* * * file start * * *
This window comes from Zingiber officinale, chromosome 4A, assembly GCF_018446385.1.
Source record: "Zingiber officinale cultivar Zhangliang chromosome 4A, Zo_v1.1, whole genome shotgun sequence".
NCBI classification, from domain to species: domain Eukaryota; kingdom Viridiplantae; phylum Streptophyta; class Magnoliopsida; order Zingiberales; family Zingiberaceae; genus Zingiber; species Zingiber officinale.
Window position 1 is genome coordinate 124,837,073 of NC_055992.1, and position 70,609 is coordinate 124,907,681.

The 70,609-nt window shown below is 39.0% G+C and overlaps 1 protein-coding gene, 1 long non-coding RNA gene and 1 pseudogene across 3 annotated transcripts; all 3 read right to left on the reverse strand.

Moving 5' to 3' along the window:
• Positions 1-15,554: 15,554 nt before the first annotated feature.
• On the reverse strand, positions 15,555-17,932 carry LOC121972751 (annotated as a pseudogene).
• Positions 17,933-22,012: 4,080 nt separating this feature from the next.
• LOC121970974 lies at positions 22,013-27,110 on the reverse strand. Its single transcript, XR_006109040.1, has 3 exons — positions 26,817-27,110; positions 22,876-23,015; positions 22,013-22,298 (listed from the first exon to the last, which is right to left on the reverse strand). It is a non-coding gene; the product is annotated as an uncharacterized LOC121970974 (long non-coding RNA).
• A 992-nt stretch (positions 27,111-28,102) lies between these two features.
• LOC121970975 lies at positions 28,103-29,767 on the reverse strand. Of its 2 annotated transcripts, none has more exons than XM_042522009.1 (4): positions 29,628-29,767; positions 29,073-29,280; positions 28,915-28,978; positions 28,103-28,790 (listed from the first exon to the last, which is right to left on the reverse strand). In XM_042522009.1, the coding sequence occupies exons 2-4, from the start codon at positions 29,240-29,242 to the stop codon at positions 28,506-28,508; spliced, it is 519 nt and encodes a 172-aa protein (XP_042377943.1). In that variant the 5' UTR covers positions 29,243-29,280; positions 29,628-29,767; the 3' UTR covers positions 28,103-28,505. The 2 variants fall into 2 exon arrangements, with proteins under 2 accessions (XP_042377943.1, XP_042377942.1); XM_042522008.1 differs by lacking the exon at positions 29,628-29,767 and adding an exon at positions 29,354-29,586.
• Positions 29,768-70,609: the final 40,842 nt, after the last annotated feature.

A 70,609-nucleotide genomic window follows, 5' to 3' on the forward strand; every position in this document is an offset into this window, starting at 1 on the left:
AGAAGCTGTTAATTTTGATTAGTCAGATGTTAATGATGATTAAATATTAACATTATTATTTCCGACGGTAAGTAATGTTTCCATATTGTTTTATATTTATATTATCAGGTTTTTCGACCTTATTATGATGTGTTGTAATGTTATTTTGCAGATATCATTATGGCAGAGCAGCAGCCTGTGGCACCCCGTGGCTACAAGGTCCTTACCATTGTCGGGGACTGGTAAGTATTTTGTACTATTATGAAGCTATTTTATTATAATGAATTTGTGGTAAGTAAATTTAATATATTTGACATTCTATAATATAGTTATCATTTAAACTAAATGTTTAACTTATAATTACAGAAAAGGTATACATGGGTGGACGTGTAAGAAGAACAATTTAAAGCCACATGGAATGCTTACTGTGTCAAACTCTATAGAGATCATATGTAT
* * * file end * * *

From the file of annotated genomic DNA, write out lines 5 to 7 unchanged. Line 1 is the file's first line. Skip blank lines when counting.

The 70,609-nt window shown below is 39.0% G+C and overlaps 1 protein-coding gene, 1 long non-coding RNA gene and 1 pseudogene across 3 annotated transcripts; all 3 read right to left on the reverse strand.

Moving 5' to 3' along the window:
• Positions 1-15,554: 15,554 nt before the first annotated feature.